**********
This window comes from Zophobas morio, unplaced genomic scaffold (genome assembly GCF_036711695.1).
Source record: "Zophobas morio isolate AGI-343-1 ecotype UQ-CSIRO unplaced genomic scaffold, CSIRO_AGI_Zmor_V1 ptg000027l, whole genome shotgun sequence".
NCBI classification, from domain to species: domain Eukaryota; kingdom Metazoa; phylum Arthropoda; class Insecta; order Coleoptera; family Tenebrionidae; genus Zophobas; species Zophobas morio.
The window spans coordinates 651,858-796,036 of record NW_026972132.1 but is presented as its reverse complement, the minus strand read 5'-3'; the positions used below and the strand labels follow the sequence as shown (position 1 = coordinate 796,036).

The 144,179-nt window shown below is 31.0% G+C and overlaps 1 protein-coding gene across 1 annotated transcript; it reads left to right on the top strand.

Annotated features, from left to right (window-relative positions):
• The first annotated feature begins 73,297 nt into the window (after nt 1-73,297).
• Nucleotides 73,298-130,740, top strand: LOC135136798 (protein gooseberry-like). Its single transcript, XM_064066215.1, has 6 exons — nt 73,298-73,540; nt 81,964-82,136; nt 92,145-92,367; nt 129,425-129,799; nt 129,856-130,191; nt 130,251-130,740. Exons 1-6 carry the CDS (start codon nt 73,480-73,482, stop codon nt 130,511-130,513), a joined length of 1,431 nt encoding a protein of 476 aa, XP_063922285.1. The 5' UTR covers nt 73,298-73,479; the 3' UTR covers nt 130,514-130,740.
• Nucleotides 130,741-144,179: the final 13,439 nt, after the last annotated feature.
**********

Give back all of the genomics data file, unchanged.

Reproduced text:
This window comes from Zophobas morio, unplaced genomic scaffold (genome assembly GCF_036711695.1).
Source record: "Zophobas morio isolate AGI-343-1 ecotype UQ-CSIRO unplaced genomic scaffold, CSIRO_AGI_Zmor_V1 ptg000027l, whole genome shotgun sequence".
NCBI classification, from domain to species: domain Eukaryota; kingdom Metazoa; phylum Arthropoda; class Insecta; order Coleoptera; family Tenebrionidae; genus Zophobas; species Zophobas morio.
The window spans coordinates 651,858-796,036 of record NW_026972132.1 but is presented as its reverse complement, the minus strand read 5'-3'; the positions used below and the strand labels follow the sequence as shown (position 1 = coordinate 796,036).

The 144,179-nt window shown below is 31.0% G+C and overlaps 1 protein-coding gene across 1 annotated transcript; it reads left to right on the top strand.

Annotated features, from left to right (window-relative positions):
• The first annotated feature begins 73,297 nt into the window (after nt 1-73,297).
• Nucleotides 73,298-130,740, top strand: LOC135136798 (protein gooseberry-like). Its single transcript, XM_064066215.1, has 6 exons — nt 73,298-73,540; nt 81,964-82,136; nt 92,145-92,367; nt 129,425-129,799; nt 129,856-130,191; nt 130,251-130,740. Exons 1-6 carry the CDS (start codon nt 73,480-73,482, stop codon nt 130,511-130,513), a joined length of 1,431 nt encoding a protein of 476 aa, XP_063922285.1. The 5' UTR covers nt 73,298-73,479; the 3' UTR covers nt 130,514-130,740.
• Nucleotides 130,741-144,179: the final 13,439 nt, after the last annotated feature.